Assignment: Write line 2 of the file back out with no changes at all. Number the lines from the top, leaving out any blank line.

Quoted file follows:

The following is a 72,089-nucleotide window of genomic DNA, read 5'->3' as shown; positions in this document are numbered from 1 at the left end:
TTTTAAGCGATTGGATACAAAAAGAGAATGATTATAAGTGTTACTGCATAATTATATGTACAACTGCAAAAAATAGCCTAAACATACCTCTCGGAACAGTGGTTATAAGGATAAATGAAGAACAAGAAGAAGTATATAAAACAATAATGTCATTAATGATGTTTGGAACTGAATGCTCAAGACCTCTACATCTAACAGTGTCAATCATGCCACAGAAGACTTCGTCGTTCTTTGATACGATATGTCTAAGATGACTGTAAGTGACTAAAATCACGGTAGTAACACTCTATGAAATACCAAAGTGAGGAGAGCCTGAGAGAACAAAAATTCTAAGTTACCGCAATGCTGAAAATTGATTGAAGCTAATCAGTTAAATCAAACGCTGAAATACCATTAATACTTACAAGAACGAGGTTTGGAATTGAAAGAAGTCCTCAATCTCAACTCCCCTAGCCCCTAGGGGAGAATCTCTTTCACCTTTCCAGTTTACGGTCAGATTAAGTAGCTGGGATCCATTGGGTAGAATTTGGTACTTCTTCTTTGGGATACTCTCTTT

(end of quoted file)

TTTTAAGCGATTGGATACAAAAAGAGAATGATTATAAGTGTTACTGCATAATTATATGTACAACTGCAAAAAATAGCCTAAACATACCTCTCGGAACAGTGGTTATAAGGATAAATGAAGAACAAGAAGAAGTATATAAAACAATAATGTCATTAATGATGTTTGGAACTGAATGCTCAAGACCTCTACATCTAACAGTGTCAATCATGCCACAGAAGACTTCGTCGTTCTTTGATACGATATGTCTAAGATGACTGTAAGTGACTAAAATCACGGTAGTAACACTCTATGAAATACCAAAGTGAGGAGAGCCTGAGAGAACAAAAATTCTAAGTTACCGCAATGCTGAAAATTGATTGAAGCTAATCAGTTAAATCAAACGCTGAAATACCATTAATACTTACAAGAACGAGGTTTGGAATTGAAAGAAGTCCTCAATCTCAACTCCCCTAGCCCCTAGGGGAGAATCTCTTTCACCTTTCCAGTTTACGGTCAGATTAAGTAGCTGGGATCCATTGGGTAGAATTTGGTACTTCTTCTTTGGGATACTCTCTTT